* A one pound ball falls to the ground from a
height of 2 ft. At what velocity does it hit the
ground ?
o Considering the above question is related to our
graph of log (velocity) versus log (head), what
is the theoretical value of the exponent n in the
relationship (velocity) a (head)".


11. Flow Through Porous Media (F.A.L. Dullien).
In part one of the experiment the students are
set the task of measuring the permeability of a
porous material consisting of a packed bed of glass
beads or sand by establishing the relationship be-
tween pressure drop and flow rate across the
sample. In the second part of the experiment the
students observe the phenomenon of dispersion by
use of a dye tracer injected into the flow of a
packed bed. Typical questions are:


CHEMICAL ENGINEERING EDUCATION








* What is the permeability of a non-porous sub-
stance?
* What factors may influence dispersion in porous
media?

BULL SESSION
When each group has completed four experi-
ments it must prepare a two minute verbal report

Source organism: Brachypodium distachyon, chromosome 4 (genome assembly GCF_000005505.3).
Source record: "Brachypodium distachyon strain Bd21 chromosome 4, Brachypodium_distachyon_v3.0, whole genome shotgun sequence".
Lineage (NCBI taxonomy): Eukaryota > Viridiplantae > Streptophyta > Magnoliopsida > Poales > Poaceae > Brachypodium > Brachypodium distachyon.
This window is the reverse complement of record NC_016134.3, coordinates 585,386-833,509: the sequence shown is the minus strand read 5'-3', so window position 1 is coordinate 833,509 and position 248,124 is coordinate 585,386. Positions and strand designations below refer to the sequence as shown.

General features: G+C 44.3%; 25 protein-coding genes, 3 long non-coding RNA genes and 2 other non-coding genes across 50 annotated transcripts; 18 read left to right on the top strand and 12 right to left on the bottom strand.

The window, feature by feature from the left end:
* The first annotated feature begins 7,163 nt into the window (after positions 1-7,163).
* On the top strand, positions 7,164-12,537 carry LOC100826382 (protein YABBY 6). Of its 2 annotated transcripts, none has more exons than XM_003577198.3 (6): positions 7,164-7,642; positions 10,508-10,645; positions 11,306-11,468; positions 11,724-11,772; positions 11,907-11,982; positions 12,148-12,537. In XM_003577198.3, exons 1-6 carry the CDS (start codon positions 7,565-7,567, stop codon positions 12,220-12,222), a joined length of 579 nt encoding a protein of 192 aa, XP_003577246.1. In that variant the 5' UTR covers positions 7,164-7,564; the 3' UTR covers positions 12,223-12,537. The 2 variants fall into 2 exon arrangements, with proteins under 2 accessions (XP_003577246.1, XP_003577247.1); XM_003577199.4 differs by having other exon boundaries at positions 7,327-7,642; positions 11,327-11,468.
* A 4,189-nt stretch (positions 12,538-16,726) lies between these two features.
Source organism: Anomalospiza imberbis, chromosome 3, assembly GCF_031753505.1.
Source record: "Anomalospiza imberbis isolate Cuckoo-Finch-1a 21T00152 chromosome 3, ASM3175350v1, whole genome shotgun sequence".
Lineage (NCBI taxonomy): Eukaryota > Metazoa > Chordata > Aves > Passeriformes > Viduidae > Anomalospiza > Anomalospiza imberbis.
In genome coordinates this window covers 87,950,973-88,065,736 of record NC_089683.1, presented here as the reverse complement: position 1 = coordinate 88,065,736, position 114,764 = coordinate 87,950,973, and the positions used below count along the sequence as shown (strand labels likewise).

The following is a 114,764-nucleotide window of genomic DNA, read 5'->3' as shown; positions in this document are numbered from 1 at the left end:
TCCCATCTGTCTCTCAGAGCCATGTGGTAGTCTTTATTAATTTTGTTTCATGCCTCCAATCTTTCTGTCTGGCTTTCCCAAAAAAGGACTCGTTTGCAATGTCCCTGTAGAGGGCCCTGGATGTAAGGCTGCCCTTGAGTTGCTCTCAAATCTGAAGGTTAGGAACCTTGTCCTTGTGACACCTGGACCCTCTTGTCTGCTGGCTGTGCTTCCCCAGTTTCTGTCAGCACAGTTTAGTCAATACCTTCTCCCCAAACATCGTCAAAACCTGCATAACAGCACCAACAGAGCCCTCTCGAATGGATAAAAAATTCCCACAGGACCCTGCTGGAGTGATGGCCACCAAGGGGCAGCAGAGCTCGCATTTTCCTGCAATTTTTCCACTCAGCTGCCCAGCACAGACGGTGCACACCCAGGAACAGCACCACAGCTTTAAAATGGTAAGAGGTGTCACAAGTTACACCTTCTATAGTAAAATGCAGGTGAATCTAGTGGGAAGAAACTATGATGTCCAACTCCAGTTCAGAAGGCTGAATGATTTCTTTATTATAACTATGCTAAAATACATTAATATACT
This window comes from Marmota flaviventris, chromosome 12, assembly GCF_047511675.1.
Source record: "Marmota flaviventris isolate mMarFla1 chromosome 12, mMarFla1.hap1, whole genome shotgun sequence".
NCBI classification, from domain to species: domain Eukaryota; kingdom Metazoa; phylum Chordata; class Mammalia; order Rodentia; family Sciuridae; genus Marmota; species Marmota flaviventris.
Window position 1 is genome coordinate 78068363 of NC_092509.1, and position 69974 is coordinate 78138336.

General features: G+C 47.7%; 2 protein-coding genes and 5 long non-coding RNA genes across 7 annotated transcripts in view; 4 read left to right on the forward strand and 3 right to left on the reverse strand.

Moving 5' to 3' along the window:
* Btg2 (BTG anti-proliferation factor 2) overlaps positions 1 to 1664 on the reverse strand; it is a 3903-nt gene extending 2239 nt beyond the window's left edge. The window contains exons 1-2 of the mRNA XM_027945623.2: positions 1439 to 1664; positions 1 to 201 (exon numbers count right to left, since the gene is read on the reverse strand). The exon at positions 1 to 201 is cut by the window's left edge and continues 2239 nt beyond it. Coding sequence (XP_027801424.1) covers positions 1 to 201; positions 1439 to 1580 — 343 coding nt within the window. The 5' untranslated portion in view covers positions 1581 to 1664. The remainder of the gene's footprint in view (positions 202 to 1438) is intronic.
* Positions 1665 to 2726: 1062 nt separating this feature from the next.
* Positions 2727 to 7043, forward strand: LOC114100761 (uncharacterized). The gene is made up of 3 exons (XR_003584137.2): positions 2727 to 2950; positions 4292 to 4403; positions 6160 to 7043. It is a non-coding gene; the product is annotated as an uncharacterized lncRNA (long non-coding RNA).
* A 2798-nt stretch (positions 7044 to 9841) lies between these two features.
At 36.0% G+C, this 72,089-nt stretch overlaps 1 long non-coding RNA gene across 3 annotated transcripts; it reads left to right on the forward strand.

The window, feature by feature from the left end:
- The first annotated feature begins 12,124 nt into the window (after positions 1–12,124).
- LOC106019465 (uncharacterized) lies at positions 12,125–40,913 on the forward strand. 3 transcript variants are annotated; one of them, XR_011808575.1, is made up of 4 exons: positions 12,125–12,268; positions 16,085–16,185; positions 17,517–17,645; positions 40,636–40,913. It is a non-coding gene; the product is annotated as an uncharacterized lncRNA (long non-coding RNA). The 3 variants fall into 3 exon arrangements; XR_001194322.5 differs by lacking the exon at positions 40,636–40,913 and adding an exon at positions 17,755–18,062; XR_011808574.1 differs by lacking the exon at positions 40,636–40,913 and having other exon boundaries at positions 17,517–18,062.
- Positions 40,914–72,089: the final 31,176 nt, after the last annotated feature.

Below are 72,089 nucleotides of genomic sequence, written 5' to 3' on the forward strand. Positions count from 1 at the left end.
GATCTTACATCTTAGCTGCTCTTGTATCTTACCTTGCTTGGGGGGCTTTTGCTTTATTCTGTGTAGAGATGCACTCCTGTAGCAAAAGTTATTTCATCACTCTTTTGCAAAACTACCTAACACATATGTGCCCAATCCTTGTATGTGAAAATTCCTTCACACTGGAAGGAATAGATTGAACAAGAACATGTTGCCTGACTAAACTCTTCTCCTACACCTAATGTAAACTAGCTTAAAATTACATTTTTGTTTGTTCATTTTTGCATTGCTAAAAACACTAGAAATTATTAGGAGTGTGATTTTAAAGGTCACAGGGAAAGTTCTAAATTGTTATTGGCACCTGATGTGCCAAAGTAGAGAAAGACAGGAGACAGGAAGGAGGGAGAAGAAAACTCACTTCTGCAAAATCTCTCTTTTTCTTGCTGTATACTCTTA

on the final experiment. This report is presented
at the closing session of the day. Half an hour is
allotted for report preparation and the usual vis-
ual aid materials are provided for the assistance
of the students. The reports have been remarkable
for several reasons. For example, the students
have been seen to respond amazingly well to the
challenge and have quickly learned the principles
on which the experiments are based. Secondly, it
has been worth noting how interesting and often
amusing the students have made their two-minute
presentations. One student presented the enzyme
experiment in the form of a series of cartoons of
whale-like bugs gobbling up molecules and burp-
ing out new ones all over the place.
Each group having made one report, the whole
programme of eleven experiments is covered and